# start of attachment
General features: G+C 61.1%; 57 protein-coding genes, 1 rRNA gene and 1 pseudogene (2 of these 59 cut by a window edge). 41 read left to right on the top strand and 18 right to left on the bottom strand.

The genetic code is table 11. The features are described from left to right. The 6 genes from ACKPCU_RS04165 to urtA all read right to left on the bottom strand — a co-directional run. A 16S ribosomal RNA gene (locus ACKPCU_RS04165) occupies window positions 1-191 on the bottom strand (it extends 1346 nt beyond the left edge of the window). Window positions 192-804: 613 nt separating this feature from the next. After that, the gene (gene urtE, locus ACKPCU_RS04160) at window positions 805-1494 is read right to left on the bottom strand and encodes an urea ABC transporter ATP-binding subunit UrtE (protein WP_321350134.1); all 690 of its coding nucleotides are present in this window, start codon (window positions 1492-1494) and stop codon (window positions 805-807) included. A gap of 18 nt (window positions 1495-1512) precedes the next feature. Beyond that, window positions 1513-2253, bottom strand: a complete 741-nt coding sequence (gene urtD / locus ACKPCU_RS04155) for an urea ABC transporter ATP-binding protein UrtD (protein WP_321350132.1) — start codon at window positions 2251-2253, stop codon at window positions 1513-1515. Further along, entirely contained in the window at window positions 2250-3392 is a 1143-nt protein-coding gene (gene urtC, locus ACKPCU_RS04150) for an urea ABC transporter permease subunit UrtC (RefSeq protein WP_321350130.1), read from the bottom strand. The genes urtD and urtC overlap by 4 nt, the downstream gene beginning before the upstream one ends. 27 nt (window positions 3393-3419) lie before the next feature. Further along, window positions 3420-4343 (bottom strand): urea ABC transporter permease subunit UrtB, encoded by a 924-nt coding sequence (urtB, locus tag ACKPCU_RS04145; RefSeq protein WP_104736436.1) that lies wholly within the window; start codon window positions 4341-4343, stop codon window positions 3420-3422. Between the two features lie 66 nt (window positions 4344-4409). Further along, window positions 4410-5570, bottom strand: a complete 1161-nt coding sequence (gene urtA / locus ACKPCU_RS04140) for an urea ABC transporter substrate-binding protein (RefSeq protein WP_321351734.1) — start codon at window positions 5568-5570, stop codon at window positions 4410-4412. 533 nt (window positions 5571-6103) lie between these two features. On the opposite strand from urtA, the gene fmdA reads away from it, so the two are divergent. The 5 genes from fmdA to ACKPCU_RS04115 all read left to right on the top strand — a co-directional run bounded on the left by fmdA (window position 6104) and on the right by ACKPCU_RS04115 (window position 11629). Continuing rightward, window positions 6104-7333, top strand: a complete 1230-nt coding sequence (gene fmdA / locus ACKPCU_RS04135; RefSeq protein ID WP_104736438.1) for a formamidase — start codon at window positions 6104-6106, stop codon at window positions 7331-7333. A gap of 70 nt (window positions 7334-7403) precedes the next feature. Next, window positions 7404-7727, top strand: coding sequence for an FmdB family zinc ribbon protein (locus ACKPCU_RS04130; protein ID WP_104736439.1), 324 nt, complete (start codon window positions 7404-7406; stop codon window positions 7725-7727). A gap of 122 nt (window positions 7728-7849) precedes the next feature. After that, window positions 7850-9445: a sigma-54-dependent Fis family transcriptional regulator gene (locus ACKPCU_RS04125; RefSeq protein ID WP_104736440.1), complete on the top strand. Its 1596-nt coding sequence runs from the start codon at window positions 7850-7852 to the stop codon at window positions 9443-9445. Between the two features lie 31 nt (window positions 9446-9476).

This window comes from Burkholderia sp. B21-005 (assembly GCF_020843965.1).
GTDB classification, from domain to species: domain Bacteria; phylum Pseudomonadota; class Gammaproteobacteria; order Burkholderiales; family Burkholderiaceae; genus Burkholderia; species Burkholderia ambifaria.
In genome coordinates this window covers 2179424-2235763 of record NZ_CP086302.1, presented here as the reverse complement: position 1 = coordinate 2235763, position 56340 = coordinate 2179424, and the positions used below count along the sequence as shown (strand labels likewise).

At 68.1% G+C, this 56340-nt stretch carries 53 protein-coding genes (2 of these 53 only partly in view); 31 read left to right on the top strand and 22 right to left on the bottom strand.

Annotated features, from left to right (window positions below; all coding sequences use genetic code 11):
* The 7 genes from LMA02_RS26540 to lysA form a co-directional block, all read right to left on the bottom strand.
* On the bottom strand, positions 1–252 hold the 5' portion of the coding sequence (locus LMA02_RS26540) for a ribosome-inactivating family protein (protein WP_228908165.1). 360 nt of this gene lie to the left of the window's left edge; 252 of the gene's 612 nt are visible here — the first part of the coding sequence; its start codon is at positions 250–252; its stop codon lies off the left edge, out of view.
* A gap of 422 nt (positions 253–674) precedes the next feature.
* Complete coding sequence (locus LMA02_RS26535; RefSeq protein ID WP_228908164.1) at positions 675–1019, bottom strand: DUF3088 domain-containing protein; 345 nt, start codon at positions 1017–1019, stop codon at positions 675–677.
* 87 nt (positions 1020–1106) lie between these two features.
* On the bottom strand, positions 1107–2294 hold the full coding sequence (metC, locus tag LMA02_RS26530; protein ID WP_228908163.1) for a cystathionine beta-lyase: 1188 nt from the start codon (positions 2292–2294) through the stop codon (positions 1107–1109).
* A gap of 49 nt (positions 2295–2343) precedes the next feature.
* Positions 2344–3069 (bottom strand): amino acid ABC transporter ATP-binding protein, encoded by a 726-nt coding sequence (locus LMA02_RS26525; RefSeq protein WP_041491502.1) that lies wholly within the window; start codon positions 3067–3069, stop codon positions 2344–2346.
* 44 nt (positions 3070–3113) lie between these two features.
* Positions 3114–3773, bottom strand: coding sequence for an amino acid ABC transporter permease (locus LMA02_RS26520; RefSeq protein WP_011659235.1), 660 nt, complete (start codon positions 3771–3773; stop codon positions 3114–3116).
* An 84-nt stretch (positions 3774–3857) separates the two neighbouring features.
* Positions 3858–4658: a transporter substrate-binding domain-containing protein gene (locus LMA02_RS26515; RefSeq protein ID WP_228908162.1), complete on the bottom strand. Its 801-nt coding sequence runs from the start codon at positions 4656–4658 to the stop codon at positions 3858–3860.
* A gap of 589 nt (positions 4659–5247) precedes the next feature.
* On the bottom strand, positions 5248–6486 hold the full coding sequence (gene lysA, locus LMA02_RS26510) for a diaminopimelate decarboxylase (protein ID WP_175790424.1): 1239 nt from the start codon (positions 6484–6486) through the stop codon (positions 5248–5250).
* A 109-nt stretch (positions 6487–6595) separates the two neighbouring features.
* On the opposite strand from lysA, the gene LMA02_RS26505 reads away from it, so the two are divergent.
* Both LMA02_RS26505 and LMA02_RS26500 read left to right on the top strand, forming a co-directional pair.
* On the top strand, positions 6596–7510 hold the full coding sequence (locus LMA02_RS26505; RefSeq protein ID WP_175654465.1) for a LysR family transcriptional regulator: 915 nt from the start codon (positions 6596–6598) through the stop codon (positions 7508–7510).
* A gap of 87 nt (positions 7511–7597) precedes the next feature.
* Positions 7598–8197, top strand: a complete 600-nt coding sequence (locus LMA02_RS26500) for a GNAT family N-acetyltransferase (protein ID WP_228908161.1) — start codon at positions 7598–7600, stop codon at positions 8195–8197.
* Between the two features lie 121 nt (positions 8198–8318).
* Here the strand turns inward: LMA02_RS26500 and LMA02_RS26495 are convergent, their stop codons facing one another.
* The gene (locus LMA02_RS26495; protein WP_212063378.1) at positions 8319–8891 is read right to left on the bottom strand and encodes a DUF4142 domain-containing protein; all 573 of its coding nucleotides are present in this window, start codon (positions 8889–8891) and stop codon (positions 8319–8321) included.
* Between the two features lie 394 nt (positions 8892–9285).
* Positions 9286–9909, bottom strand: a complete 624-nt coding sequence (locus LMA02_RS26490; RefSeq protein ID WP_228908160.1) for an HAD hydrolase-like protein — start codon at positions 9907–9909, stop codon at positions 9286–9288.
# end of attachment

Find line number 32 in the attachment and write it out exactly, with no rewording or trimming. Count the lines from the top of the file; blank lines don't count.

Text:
* Positions 9286–9909, bottom strand: a complete 624-nt coding sequence (locus LMA02_RS26490; RefSeq protein ID WP_228908160.1) for an HAD hydrolase-like protein — start codon at positions 9907–9909, stop codon at positions 9286–9288.